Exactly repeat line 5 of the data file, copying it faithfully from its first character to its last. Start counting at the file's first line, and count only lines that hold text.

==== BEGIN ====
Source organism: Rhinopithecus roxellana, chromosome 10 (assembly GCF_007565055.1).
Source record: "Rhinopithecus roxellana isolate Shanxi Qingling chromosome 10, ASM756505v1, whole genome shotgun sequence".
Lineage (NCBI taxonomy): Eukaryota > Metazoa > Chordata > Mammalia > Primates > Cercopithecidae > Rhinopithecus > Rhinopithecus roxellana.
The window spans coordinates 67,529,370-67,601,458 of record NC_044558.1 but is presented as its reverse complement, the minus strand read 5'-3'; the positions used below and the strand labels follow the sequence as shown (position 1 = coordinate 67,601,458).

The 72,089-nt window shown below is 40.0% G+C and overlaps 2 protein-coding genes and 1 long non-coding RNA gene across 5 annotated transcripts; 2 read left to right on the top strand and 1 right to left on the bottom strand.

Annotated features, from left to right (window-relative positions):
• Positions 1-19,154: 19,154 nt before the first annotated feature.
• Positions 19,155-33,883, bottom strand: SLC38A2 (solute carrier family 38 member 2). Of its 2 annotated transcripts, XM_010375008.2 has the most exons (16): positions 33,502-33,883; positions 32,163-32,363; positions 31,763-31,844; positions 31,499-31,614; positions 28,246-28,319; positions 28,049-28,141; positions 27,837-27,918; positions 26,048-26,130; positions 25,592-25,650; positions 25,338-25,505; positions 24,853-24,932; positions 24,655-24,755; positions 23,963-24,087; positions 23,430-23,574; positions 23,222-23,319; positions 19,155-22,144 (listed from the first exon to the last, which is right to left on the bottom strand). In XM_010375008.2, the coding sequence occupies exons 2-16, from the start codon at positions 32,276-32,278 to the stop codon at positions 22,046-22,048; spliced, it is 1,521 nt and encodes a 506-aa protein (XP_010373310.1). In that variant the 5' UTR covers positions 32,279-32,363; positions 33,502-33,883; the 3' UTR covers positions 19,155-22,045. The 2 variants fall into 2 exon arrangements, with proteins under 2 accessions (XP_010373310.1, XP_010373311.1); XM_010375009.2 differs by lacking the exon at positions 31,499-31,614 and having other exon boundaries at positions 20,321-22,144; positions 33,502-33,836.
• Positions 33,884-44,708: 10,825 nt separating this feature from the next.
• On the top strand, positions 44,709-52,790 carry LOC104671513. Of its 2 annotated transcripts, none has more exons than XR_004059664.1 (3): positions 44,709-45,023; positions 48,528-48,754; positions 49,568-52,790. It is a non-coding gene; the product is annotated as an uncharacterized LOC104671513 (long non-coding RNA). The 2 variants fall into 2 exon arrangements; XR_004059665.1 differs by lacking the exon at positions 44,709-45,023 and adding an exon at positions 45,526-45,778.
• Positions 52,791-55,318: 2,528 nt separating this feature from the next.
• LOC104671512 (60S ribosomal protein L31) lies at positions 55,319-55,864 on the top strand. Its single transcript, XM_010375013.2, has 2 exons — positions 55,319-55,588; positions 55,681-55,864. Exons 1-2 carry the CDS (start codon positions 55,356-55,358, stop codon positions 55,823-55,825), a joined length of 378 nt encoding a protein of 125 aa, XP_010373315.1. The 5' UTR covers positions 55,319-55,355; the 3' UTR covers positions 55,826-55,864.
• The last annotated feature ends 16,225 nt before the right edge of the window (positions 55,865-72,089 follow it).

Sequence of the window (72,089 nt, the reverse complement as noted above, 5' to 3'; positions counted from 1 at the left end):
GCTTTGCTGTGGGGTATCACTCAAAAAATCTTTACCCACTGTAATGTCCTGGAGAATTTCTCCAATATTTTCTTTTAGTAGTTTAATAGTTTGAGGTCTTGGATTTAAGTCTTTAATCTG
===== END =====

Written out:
The 72,089-nt window shown below is 40.0% G+C and overlaps 2 protein-coding genes and 1 long non-coding RNA gene across 5 annotated transcripts; 2 read left to right on the top strand and 1 right to left on the bottom strand.